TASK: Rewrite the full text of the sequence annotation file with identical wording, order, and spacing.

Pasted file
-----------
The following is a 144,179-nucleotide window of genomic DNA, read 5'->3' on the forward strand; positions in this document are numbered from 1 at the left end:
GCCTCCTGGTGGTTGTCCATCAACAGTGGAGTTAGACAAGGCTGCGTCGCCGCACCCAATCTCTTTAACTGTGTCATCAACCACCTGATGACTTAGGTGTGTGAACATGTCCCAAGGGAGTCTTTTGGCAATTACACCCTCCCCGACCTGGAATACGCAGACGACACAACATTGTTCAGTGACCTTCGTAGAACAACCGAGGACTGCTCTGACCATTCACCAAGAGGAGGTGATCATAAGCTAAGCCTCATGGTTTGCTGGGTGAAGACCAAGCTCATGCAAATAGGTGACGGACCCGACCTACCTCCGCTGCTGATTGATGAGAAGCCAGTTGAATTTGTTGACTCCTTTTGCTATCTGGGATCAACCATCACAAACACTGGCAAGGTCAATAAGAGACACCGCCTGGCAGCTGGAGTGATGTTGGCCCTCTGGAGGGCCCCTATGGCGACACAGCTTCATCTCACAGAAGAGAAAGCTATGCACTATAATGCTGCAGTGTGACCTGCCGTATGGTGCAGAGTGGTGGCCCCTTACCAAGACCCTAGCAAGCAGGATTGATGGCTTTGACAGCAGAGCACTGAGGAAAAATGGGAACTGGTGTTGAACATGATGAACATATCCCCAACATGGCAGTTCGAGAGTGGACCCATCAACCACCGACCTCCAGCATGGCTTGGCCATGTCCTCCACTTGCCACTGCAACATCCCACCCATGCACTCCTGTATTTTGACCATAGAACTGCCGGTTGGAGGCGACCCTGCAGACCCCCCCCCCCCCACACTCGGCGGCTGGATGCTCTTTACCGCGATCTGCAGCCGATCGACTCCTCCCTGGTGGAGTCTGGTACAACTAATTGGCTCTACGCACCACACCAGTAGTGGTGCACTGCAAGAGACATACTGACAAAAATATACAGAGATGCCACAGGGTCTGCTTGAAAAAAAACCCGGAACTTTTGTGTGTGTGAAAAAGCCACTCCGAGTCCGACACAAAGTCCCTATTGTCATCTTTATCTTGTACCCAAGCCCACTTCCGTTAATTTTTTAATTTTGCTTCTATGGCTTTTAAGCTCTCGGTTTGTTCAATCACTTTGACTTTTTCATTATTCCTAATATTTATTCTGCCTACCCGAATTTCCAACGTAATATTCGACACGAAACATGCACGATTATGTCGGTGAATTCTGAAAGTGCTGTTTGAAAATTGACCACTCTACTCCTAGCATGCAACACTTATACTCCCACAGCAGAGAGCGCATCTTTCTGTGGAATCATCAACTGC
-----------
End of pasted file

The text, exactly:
The following is a 144,179-nucleotide window of genomic DNA, read 5'->3' on the forward strand; positions in this document are numbered from 1 at the left end:
GCCTCCTGGTGGTTGTCCATCAACAGTGGAGTTAGACAAGGCTGCGTCGCCGCACCCAATCTCTTTAACTGTGTCATCAACCACCTGATGACTTAGGTGTGTGAACATGTCCCAAGGGAGTCTTTTGGCAATTACACCCTCCCCGACCTGGAATACGCAGACGACACAACATTGTTCAGTGACCTTCGTAGAACAACCGAGGACTGCTCTGACCATTCACCAAGAGGAGGTGATCATAAGCTAAGCCTCATGGTTTGCTGGGTGAAGACCAAGCTCATGCAAATAGGTGACGGACCCGACCTACCTCCGCTGCTGATTGATGAGAAGCCAGTTGAATTTGTTGACTCCTTTTGCTATCTGGGATCAACCATCACAAACACTGGCAAGGTCAATAAGAGACACCGCCTGGCAGCTGGAGTGATGTTGGCCCTCTGGAGGGCCCCTATGGCGACACAGCTTCATCTCACAGAAGAGAAAGCTATGCACTATAATGCTGCAGTGTGACCTGCCGTATGGTGCAGAGTGGTGGCCCCTTACCAAGACCCTAGCAAGCAGGATTGATGGCTTTGACAGCAGAGCACTGAGGAAAAATGGGAACTGGTGTTGAACATGATGAACATATCCCCAACATGGCAGTTCGAGAGTGGACCCATCAACCACCGACCTCCAGCATGGCTTGGCCATGTCCTCCACTTGCCACTGCAACATCCCACCCATGCACTCCTGTATTTTGACCATAGAACTGCCGGTTGGAGGCGACCCTGCAGACCCCCCCCCCCCCACACTCGGCGGCTGGATGCTCTTTACCGCGATCTGCAGCCGATCGACTCCTCCCTGGTGGAGTCTGGTACAACTAATTGGCTCTACGCACCACACCAGTAGTGGTGCACTGCAAGAGACATACTGACAAAAATATACAGAGATGCCACAGGGTCTGCTTGAAAAAAAACCCGGAACTTTTGTGTGTGTGAAAAAGCCACTCCGAGTCCGACACAAAGTCCCTATTGTCATCTTTATCTTGTACCCAAGCCCACTTCCGTTAATTTTTTAATTTTGCTTCTATGGCTTTTAAGCTCTCGGTTTGTTCAATCACTTTGACTTTTTCATTATTCCTAATATTTATTCTGCCTACCCGAATTTCCAACGTAATATTCGACACGAAACATGCACGATTATGTCGGTGAATTCTGAAAGTGCTGTTTGAAAATTGACCACTCTACTCCTAGCATGCAACACTTATACTCCCACAGCAGAGAGCGCATCTTTCTGTGGAATCATCAACTGC